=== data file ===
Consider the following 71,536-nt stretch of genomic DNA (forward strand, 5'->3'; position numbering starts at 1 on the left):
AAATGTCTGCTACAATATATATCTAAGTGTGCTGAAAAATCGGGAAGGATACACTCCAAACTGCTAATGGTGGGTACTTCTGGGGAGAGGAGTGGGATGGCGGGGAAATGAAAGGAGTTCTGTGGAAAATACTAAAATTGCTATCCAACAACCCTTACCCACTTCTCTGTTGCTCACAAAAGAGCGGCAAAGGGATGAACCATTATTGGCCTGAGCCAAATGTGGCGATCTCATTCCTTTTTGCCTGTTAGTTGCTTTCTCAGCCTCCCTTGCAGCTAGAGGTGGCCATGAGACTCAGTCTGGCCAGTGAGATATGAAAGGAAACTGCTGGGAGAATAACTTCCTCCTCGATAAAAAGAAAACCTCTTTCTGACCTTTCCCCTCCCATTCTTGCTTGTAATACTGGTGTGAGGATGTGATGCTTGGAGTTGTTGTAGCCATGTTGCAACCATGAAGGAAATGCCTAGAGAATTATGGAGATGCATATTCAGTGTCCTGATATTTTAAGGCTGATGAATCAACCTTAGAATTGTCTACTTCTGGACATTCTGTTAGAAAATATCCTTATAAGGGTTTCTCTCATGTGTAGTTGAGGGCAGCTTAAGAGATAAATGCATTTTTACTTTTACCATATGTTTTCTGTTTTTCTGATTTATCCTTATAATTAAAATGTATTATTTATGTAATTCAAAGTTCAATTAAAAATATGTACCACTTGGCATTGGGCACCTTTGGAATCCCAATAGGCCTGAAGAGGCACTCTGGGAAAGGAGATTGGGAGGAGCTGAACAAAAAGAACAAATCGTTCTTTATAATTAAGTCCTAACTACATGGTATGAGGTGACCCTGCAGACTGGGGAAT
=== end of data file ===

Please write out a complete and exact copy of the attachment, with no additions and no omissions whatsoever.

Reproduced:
Consider the following 71,536-nt stretch of genomic DNA (forward strand, 5'->3'; position numbering starts at 1 on the left):
AAATGTCTGCTACAATATATATCTAAGTGTGCTGAAAAATCGGGAAGGATACACTCCAAACTGCTAATGGTGGGTACTTCTGGGGAGAGGAGTGGGATGGCGGGGAAATGAAAGGAGTTCTGTGGAAAATACTAAAATTGCTATCCAACAACCCTTACCCACTTCTCTGTTGCTCACAAAAGAGCGGCAAAGGGATGAACCATTATTGGCCTGAGCCAAATGTGGCGATCTCATTCCTTTTTGCCTGTTAGTTGCTTTCTCAGCCTCCCTTGCAGCTAGAGGTGGCCATGAGACTCAGTCTGGCCAGTGAGATATGAAAGGAAACTGCTGGGAGAATAACTTCCTCCTCGATAAAAAGAAAACCTCTTTCTGACCTTTCCCCTCCCATTCTTGCTTGTAATACTGGTGTGAGGATGTGATGCTTGGAGTTGTTGTAGCCATGTTGCAACCATGAAGGAAATGCCTAGAGAATTATGGAGATGCATATTCAGTGTCCTGATATTTTAAGGCTGATGAATCAACCTTAGAATTGTCTACTTCTGGACATTCTGTTAGAAAATATCCTTATAAGGGTTTCTCTCATGTGTAGTTGAGGGCAGCTTAAGAGATAAATGCATTTTTACTTTTACCATATGTTTTCTGTTTTTCTGATTTATCCTTATAATTAAAATGTATTATTTATGTAATTCAAAGTTCAATTAAAAATATGTACCACTTGGCATTGGGCACCTTTGGAATCCCAATAGGCCTGAAGAGGCACTCTGGGAAAGGAGATTGGGAGGAGCTGAACAAAAAGAACAAATCGTTCTTTATAATTAAGTCCTAACTACATGGTATGAGGTGACCCTGCAGACTGGGGAAT